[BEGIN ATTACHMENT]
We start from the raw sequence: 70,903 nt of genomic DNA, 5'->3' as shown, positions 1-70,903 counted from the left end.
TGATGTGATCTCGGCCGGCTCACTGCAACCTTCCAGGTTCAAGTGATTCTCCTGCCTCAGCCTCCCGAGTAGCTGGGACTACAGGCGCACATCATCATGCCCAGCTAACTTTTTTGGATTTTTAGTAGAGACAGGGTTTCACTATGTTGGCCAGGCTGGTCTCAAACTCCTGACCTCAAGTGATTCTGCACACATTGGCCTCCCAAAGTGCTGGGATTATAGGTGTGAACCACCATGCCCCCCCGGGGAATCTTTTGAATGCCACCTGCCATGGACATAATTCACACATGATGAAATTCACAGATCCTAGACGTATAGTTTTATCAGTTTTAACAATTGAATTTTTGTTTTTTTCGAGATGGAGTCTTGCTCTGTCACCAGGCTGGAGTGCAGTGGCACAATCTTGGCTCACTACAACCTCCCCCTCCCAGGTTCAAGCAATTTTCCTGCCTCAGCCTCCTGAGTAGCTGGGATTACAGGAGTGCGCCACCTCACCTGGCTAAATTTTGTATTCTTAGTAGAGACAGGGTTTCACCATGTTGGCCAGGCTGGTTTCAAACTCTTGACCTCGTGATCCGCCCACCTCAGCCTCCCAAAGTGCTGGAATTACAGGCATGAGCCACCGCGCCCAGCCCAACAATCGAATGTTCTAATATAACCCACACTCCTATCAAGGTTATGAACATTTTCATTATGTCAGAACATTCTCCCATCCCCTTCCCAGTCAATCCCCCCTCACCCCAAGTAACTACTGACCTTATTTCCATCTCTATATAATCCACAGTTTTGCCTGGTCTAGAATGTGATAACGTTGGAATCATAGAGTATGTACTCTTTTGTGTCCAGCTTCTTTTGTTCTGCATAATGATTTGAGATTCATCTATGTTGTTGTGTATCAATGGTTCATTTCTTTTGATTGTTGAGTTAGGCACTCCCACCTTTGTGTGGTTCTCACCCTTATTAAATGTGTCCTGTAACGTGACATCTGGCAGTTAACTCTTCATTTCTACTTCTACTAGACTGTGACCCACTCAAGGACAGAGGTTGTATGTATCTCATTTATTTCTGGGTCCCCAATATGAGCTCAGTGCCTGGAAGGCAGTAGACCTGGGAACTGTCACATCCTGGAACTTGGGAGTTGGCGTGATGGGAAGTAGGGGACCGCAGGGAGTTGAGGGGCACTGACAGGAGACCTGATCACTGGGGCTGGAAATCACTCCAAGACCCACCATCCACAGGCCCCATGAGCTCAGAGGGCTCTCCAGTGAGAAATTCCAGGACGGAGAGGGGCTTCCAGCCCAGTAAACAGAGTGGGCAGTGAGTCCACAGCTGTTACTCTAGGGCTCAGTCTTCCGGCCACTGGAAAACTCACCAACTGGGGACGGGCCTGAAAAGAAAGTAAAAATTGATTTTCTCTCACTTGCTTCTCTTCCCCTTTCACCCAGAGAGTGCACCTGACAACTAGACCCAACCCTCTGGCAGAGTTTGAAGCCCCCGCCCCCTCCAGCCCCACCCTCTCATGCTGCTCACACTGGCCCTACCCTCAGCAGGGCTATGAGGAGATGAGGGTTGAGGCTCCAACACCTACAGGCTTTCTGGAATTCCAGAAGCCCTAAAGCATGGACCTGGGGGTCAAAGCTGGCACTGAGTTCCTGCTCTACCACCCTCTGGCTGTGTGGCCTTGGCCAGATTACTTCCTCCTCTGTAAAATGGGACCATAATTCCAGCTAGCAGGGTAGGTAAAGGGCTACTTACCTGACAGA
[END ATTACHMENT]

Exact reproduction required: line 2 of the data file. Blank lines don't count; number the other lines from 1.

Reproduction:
TGATGTGATCTCGGCCGGCTCACTGCAACCTTCCAGGTTCAAGTGATTCTCCTGCCTCAGCCTCCCGAGTAGCTGGGACTACAGGCGCACATCATCATGCCCAGCTAACTTTTTTGGATTTTTAGTAGAGACAGGGTTTCACTATGTTGGCCAGGCTGGTCTCAAACTCCTGACCTCAAGTGATTCTGCACACATTGGCCTCCCAAAGTGCTGGGATTATAGGTGTGAACCACCATGCCCCCCCGGGGAATCTTTTGAATGCCACCTGCCATGGACATAATTCACACATGATGAAATTCACAGATCCTAGACGTATAGTTTTATCAGTTTTAACAATTGAATTTTTGTTTTTTTCGAGATGGAGTCTTGCTCTGTCACCAGGCTGGAGTGCAGTGGCACAATCTTGGCTCACTACAACCTCCCCCTCCCAGGTTCAAGCAATTTTCCTGCCTCAGCCTCCTGAGTAGCTGGGATTACAGGAGTGCGCCACCTCACCTGGCTAAATTTTGTATTCTTAGTAGAGACAGGGTTTCACCATGTTGGCCAGGCTGGTTTCAAACTCTTGACCTCGTGATCCGCCCACCTCAGCCTCCCAAAGTGCTGGAATTACAGGCATGAGCCACCGCGCCCAGCCCAACAATCGAATGTTCTAATATAACCCACACTCCTATCAAGGTTATGAACATTTTCATTATGTCAGAACATTCTCCCATCCCCTTCCCAGTCAATCCCCCCTCACCCCAAGTAACTACTGACCTTATTTCCATCTCTATATAATCCACAGTTTTGCCTGGTCTAGAATGTGATAACGTTGGAATCATAGAGTATGTACTCTTTTGTGTCCAGCTTCTTTTGTTCTGCATAATGATTTGAGATTCATCTATGTTGTTGTGTATCAATGGTTCATTTCTTTTGATTGTTGAGTTAGGCACTCCCACCTTTGTGTGGTTCTCACCCTTATTAAATGTGTCCTGTAACGTGACATCTGGCAGTTAACTCTTCATTTCTACTTCTACTAGACTGTGACCCACTCAAGGACAGAGGTTGTATGTATCTCATTTATTTCTGGGTCCCCAATATGAGCTCAGTGCCTGGAAGGCAGTAGACCTGGGAACTGTCACATCCTGGAACTTGGGAGTTGGCGTGATGGGAAGTAGGGGACCGCAGGGAGTTGAGGGGCACTGACAGGAGACCTGATCACTGGGGCTGGAAATCACTCCAAGACCCACCATCCACAGGCCCCATGAGCTCAGAGGGCTCTCCAGTGAGAAATTCCAGGACGGAGAGGGGCTTCCAGCCCAGTAAACAGAGTGGGCAGTGAGTCCACAGCTGTTACTCTAGGGCTCAGTCTTCCGGCCACTGGAAAACTCACCAACTGGGGACGGGCCTGAAAAGAAAGTAAAAATTGATTTTCTCTCACTTGCTTCTCTTCCCCTTTCACCCAGAGAGTGCACCTGACAACTAGACCCAACCCTCTGGCAGAGTTTGAAGCCCCCGCCCCCTCCAGCCCCACCCTCTCATGCTGCTCACACTGGCCCTACCCTCAGCAGGGCTATGAGGAGATGAGGGTTGAGGCTCCAACACCTACAGGCTTTCTGGAATTCCAGAAGCCCTAAAGCATGGACCTGGGGGTCAAAGCTGGCACTGAGTTCCTGCTCTACCACCCTCTGGCTGTGTGGCCTTGGCCAGATTACTTCCTCCTCTGTAAAATGGGACCATAATTCCAGCTAGCAGGGTAGGTAAAGGGCTACTTACCTGACAGA